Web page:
This Chef of Mixed Heritage Is Changing Perceptions on Chinese-Indian Food

Half-Chinese half-Bengali Keenan Tham talks about his experience of Chinese-Indian cuisine in India – from the infamous roadside variety to the unique combos only found in homes – and how it has evolved.
Pallavi Pundir
Delhi, IN
February 12, 2019, 10:25am
Fusion food
Chinese-Indian food is a popular cuisine in Mumbai. Photo from Keenan Tham

Keenan Tham loves what he calls the oddest combination when it comes to ghar ka khana (home-cooked food): Dal-chawal (rice and lentils) and a thick, simmering serve of Chinese buff (buffalo meat) chilli. It may sound unusual, but anybody who has eaten out in Mumbai will know that Keenan’s words are to swear by. Born to the legendary Tham family, one of the oldest Chinese families in the city, the 34-year-old son of a Chinese father and Bengali mother, has a legacy to attest to – and is proudly carrying it forward.

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The Thams are one of the most prominent names attached to Chinese cuisine in Mumbai (others being the Wangs, the Chens and the Nangkings). Mumbai itself represents one of the smaller Chinese clusters, apart from Bengaluru, Delhi, Gurugram, Noida and Pune. The biggest community resides in Kolkata. Keenan’s family too, comes from there. Back in the 1960s, Keenan’s grandfather, Tham Mon Yiu, left the city to settle in Mumbai, and started what became some of the most iconic Chinese, as well as pan-Asian establishments, across the city.

With over 50 years of experience in the food industry running in the family, Keenan—who, along with his brother Ryan, has taken over the mantle of managing the family business—tells us how his mixed heritage has shaped his understanding and experience, of one of the most important markers of identity: food.

Keenan Tham

Keenan's grandfather started what became some of the most iconic Chinese, as well as pan-Asian establishments, in Mumbai. Photo from Keenan Tham

Your family has lived in India for three generations now. Could you tell us about experiencing Chinese food in today’s age?

Growing up, I ate everything at home—from dal-chawal-pickle to Chinese food, to salads to everything. We're foodies so we have a decent amount of variant at home. We don’t have roots in Kolkata anymore. We're in Mumbai now. But our palette is pretty much all-encompassing.

What about the family recipes? Are those still used?

Absolutely! Home food, for us, means my grandmother's recipes. She had a very authentic way of cooking dishes so that was definitely passed down—from fish bowl soup, to steamed pomfret and the garlic noodles—and we get to eat them once in a while. And these are age-old recipes, you know, passed down from one generation to the next.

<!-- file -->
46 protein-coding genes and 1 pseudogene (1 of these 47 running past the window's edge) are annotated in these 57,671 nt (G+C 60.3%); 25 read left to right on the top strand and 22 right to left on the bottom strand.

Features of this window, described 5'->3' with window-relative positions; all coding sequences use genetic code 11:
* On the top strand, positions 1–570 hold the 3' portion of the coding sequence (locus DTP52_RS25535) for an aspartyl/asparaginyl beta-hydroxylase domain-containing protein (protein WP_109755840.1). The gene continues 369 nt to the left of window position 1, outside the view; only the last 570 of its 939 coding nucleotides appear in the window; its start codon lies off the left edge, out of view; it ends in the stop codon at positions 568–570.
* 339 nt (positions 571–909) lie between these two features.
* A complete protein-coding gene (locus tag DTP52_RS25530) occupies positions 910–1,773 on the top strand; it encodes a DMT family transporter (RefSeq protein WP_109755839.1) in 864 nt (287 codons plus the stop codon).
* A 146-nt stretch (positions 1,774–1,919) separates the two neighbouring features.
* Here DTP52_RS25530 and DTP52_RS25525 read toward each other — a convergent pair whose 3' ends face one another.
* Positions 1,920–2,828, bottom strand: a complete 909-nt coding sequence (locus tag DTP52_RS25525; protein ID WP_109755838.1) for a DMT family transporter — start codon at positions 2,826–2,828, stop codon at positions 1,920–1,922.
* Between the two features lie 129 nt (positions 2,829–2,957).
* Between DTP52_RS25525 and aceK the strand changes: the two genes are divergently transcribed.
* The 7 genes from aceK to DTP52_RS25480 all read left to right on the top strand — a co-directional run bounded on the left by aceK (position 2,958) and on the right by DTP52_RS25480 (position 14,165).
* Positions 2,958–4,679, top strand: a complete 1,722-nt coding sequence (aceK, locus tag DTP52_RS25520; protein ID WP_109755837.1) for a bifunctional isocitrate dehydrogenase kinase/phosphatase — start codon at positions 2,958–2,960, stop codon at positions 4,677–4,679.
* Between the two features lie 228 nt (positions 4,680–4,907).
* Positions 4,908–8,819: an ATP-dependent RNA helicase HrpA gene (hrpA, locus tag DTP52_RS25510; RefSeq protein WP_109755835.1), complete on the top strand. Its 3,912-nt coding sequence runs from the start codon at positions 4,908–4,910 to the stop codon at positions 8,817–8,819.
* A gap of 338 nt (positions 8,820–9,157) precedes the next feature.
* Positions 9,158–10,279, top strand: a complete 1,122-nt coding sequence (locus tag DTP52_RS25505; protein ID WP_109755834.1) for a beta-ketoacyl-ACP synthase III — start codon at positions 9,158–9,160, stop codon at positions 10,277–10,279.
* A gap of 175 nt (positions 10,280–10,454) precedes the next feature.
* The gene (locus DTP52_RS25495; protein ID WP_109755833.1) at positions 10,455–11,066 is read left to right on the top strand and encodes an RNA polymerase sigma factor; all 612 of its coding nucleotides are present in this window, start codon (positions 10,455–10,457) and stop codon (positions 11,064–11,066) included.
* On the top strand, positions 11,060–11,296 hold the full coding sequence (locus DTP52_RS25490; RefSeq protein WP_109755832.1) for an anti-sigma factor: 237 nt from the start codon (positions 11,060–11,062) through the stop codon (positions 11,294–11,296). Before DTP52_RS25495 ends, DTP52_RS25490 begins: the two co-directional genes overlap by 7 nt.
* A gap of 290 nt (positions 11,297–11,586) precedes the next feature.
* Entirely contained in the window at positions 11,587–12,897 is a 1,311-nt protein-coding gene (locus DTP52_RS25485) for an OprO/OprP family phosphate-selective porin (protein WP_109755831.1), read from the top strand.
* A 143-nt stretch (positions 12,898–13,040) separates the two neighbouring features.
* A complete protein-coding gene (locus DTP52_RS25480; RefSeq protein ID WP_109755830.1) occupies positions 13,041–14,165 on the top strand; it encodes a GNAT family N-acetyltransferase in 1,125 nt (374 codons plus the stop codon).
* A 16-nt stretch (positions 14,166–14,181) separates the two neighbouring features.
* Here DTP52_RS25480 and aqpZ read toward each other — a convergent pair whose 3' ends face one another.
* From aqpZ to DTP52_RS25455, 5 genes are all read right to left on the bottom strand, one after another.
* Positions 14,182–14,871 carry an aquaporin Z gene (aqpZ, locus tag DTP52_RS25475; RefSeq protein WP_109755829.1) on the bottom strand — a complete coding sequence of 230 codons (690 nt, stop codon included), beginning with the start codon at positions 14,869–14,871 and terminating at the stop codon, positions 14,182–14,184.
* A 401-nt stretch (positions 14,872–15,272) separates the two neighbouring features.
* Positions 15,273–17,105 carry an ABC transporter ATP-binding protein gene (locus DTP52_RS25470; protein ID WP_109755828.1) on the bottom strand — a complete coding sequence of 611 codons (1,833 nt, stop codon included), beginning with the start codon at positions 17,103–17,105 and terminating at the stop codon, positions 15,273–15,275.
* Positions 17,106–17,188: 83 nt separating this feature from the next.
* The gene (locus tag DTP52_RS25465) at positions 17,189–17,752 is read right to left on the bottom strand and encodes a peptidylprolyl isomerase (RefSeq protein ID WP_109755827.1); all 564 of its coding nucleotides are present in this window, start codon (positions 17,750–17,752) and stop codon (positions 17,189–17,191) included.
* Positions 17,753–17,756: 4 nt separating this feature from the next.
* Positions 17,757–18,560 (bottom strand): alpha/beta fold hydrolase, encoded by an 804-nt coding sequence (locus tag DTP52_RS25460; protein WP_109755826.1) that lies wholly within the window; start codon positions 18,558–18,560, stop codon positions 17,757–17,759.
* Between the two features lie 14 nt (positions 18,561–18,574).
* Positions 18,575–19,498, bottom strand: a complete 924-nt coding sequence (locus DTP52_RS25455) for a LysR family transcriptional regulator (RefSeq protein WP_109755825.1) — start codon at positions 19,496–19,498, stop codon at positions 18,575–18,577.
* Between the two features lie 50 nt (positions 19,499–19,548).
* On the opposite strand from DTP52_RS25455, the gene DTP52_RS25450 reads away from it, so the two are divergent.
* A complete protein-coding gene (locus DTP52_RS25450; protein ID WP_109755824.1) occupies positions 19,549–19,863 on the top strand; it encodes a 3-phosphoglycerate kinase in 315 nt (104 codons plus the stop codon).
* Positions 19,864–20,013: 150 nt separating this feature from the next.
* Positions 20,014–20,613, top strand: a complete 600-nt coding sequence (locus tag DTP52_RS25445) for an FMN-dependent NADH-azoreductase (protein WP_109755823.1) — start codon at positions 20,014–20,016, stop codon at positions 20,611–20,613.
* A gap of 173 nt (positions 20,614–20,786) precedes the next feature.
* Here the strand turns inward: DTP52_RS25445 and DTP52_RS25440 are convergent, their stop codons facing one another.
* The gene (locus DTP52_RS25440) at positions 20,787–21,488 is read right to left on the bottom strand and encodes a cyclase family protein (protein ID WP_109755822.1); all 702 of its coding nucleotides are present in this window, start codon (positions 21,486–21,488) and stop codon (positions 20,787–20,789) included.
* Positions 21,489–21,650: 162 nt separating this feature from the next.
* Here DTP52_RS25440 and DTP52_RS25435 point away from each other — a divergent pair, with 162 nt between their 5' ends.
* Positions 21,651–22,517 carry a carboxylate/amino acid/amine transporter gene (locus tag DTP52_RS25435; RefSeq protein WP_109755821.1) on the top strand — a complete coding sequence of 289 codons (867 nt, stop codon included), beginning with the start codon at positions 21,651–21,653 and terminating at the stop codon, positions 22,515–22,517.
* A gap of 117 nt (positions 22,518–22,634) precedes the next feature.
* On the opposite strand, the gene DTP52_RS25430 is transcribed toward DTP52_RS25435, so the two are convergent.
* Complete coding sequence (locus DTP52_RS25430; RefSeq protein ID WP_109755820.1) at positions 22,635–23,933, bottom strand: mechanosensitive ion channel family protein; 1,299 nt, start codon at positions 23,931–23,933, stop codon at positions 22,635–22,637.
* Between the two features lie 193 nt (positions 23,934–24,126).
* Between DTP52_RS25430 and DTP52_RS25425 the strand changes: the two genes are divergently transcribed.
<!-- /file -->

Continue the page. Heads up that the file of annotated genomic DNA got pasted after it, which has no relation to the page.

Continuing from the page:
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What about your mom? She’s a Bengali. How does she take to the Chinese side of your family?

My mom is a Bengali, so she has her own background of food. Although she's a Chinese food lover, she comes with her own ideology about food. It's quite different. The dal-chawal and buff chilli combination comes from there.

What about you? How does your own relationship with food respond to your mixed heritage?

I feel my approach to food is different because I’m from the food industry. That’s why my approach to food is larger than my identity. Also, I have learnt a lot from my father. However, it would be correct to say that I did not stick to a particular food just because it’s a part of my heritage. I had a lot more global exposure.

What’s your favourite cuisine then?

I’m definitely a big fan of Japanese food. I think it stems from the way they ‘create’ dishes. Whenever I go to Japan, I try and learn from there. So, yes, Japanese food is a major inspiration when it comes to cooking.

Spicy-Chicken-Bao

The Spicy Chicken Bao served in Tham's restaurant. Photo from Keenan Tham

Tell me about your usual Chinese New Year feast.

So this year, we’ve decided to step out to a restaurant: we’re not cooking this year. But usually, we have something like a seafood thali (platter). It’s this big metal plate in the centre of the table, and we put all the different seafood that we make. There are no separate plates: everyone just eats from that big thali. There’s prawns, crabs, lobsters, all in different sauces.

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In India, this community eating is a thing. Is it so in Chinese tradition as well?

Generally, Chinese sit together and eat. And they share. Indians and Chinese have very similar aspects where we're okay sharing, as opposed to European ways, in which everything comes pre-plated. This is all about one plate, sharing all together. That's the Chinese New Year vibe we have.

Indo-Chinese food is among the best comfort food in India. Where do you think this fusion food is headed?

If you look at our products, they are authentic Chinese. None of them are Indian-Chinese. I feel that India is a changing market. Earlier, the exposure to Chinese food in India was quite different that what it is now. People are well travelled. People understand authenticity. The expectations have definitely changed. Keeping with the current trend, we, as restaurateurs, are pretty forward and we're trying to be as authentic as we can. Yes, there's a lot of fusion that comes into the food. We do pan-Asian: Japanese, Malay, Thai. But the Indian-Chinese food is no longer viewed as a premium product in that sense. It’s still looked at as roadside Chinese food.

The interview has been edited for clarity and brevity.

Pallavi Pundir is on Twitter .